If you are scheduled to meet with a lipidologist, ask your primary care doctor to forward all relevant medical records in advance of your appointment. You should also compile a list of the medications you take, both pharmaceutical and non-pharmaceutical, as well as any medical conditions for which you have received treatment.

Before your appointment, check that the visit and subsequent tests and treatments are covered by your health insurance. It is rare that you visit a lipidologist only once. If the office does not accept your insurance, ask if they offer a scheduled payment plan or a reduced upfront cash payment.

The lipidologist will want to know if you have a family history of dyslipidemia, diabetes, cardiovascular disease, kidney disease, or thyroid disease. When asked about drinking or smoking, be honest and don't say that you drink or smoke less than you actually do. The same applies to diet, exercise, and chronic drug adherence.

When meeting with a lipidologist, ask as many questions as needed to fully understand:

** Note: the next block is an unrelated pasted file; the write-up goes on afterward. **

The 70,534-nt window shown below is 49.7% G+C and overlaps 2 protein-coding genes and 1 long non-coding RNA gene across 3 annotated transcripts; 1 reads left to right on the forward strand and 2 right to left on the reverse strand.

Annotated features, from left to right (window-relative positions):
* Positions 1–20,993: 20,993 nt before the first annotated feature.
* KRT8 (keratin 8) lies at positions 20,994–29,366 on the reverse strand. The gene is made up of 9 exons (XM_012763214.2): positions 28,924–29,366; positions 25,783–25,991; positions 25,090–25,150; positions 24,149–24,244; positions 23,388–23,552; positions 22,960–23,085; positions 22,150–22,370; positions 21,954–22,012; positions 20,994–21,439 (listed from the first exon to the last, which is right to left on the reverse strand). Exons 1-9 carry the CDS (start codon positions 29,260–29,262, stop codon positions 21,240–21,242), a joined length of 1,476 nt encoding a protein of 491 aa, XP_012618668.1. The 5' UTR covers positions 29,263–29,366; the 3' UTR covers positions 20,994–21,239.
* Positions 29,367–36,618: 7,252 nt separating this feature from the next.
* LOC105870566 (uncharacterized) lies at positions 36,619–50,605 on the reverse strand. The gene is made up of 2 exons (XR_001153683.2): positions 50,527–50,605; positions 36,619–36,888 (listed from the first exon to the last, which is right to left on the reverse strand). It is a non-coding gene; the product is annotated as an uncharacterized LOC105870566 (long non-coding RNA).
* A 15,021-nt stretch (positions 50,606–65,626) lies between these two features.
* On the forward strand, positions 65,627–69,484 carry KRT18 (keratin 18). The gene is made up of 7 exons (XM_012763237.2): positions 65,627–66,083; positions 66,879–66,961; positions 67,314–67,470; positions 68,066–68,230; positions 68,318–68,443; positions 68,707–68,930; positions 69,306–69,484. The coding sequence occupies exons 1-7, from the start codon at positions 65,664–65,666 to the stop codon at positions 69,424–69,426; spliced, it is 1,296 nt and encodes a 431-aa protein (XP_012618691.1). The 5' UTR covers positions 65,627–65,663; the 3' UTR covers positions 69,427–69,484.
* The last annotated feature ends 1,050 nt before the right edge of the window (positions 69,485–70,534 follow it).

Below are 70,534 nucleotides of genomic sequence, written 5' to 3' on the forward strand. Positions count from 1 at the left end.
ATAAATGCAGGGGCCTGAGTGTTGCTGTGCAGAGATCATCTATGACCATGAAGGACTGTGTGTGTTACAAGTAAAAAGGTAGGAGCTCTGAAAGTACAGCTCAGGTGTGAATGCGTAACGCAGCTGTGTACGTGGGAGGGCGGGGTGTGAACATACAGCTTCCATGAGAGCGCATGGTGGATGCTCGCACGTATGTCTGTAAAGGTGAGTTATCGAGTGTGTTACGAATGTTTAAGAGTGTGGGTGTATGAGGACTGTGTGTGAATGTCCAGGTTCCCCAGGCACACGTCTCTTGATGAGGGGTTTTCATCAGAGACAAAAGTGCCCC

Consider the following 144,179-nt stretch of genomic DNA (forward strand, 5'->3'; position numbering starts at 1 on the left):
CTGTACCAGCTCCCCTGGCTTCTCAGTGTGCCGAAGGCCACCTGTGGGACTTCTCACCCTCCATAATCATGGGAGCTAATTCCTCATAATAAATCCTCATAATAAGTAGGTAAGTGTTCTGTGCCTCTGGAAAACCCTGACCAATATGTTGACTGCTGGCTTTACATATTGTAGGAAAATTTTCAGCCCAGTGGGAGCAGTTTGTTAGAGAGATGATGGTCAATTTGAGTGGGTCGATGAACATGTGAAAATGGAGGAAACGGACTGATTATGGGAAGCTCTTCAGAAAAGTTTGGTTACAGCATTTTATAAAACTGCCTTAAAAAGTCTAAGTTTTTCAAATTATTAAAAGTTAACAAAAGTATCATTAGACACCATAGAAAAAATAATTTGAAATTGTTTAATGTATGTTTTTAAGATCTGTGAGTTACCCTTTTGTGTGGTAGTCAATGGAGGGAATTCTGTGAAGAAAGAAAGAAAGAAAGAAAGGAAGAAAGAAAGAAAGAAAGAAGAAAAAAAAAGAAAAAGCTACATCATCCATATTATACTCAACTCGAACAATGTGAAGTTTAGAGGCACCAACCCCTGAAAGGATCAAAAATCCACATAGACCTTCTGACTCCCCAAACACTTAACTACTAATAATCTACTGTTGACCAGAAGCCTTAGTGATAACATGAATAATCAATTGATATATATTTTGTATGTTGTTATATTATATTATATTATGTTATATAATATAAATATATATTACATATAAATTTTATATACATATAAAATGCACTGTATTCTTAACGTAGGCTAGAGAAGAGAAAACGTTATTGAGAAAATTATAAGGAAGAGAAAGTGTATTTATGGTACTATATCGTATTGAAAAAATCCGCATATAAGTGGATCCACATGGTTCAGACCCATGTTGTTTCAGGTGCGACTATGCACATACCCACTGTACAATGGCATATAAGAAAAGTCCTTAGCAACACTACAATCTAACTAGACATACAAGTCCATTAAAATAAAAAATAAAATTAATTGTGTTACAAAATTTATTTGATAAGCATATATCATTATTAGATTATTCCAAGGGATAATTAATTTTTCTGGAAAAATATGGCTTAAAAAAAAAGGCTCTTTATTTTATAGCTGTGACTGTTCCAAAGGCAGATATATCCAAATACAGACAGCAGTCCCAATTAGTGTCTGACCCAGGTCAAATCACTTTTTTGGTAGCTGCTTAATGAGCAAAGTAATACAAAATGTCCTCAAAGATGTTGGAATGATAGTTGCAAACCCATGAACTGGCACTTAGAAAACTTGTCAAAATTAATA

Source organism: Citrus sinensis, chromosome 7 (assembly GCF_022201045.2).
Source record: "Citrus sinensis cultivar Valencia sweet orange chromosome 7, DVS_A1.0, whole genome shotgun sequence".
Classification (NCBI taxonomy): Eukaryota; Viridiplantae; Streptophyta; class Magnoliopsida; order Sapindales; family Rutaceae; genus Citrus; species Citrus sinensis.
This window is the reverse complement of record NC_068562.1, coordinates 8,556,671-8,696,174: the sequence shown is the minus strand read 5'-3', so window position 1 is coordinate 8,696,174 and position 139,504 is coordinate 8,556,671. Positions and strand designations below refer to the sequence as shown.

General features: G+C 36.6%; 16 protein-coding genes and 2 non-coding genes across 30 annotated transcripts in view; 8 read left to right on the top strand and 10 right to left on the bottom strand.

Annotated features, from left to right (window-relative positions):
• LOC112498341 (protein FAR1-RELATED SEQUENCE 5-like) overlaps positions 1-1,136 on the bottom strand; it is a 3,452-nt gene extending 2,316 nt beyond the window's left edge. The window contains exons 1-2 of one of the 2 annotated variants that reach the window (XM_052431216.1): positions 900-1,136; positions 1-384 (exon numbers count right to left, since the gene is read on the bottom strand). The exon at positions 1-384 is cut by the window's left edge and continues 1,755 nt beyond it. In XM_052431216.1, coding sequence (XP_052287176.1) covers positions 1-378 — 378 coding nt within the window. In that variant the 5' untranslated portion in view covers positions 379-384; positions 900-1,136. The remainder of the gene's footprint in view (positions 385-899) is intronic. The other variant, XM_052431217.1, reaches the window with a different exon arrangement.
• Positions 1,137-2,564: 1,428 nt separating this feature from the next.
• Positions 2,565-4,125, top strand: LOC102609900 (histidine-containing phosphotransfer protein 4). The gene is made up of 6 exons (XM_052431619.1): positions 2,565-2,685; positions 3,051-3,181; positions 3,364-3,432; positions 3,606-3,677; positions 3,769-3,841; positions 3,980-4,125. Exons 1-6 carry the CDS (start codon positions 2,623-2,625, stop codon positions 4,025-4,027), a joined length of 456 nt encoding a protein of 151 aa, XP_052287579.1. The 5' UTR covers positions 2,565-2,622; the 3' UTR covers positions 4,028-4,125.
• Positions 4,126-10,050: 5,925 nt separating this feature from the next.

• What tests are involved
  • How the tests are performed
  • What the test results mean and don't mean
  • What lifestyle factors may be placing you at risk
  • What treatment options are available
  • Which complementary therapies are safe to use
  • What the various tests and treatments cost

Be sure to ask that your results be shared with your primary care doctor and other relevant specialists.

To find a certified lipidologist near you (or to check their credentials), call the American Board of Clinical Lipidologists at (904) 674-0752.

A Word From Verywell

Not everyone with high cholesterol needs a lipidologist. In fact, most people with dyslipidemia can manage perfectly well under the care of a primary care physician as long as they are not at high risk of cardiovascular disease. If the risk is especially high, a cardiologist may be the more appropriate specialist to see.

Lipidologists are most useful for people who fail to respond to standard medications and have taken all other steps to control their condition. A lipidologist is not there to prescribe "stronger" drugs so that you can sidestep diet or exercise. If anything, a lipidologist will actively address lifestyle choices that are putting your health at risk.

Was this page helpful?

Article Sources